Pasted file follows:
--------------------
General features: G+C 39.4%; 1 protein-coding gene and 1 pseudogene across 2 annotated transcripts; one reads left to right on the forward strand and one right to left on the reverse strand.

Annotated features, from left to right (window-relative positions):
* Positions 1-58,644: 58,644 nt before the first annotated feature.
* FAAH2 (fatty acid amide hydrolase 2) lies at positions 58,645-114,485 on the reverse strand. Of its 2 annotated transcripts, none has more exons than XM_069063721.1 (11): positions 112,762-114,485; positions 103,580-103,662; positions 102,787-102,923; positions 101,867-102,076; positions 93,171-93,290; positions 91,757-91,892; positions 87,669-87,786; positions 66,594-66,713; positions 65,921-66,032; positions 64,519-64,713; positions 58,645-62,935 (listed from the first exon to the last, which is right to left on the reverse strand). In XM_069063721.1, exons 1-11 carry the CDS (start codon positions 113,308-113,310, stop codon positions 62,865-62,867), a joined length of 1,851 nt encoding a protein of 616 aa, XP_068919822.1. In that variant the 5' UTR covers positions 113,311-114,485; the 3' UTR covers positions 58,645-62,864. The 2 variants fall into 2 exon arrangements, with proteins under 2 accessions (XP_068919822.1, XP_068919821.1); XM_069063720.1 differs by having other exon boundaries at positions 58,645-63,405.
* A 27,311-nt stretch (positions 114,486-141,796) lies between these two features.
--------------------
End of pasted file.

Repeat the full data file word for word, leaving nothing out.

General features: G+C 39.4%; 1 protein-coding gene and 1 pseudogene across 2 annotated transcripts; one reads left to right on the forward strand and one right to left on the reverse strand.

Annotated features, from left to right (window-relative positions):
* Positions 1-58,644: 58,644 nt before the first annotated feature.
* FAAH2 (fatty acid amide hydrolase 2) lies at positions 58,645-114,485 on the reverse strand. Of its 2 annotated transcripts, none has more exons than XM_069063721.1 (11): positions 112,762-114,485; positions 103,580-103,662; positions 102,787-102,923; positions 101,867-102,076; positions 93,171-93,290; positions 91,757-91,892; positions 87,669-87,786; positions 66,594-66,713; positions 65,921-66,032; positions 64,519-64,713; positions 58,645-62,935 (listed from the first exon to the last, which is right to left on the reverse strand). In XM_069063721.1, exons 1-11 carry the CDS (start codon positions 113,308-113,310, stop codon positions 62,865-62,867), a joined length of 1,851 nt encoding a protein of 616 aa, XP_068919822.1. In that variant the 5' UTR covers positions 113,311-114,485; the 3' UTR covers positions 58,645-62,864. The 2 variants fall into 2 exon arrangements, with proteins under 2 accessions (XP_068919822.1, XP_068919821.1); XM_069063720.1 differs by having other exon boundaries at positions 58,645-63,405.
* A 27,311-nt stretch (positions 114,486-141,796) lies between these two features.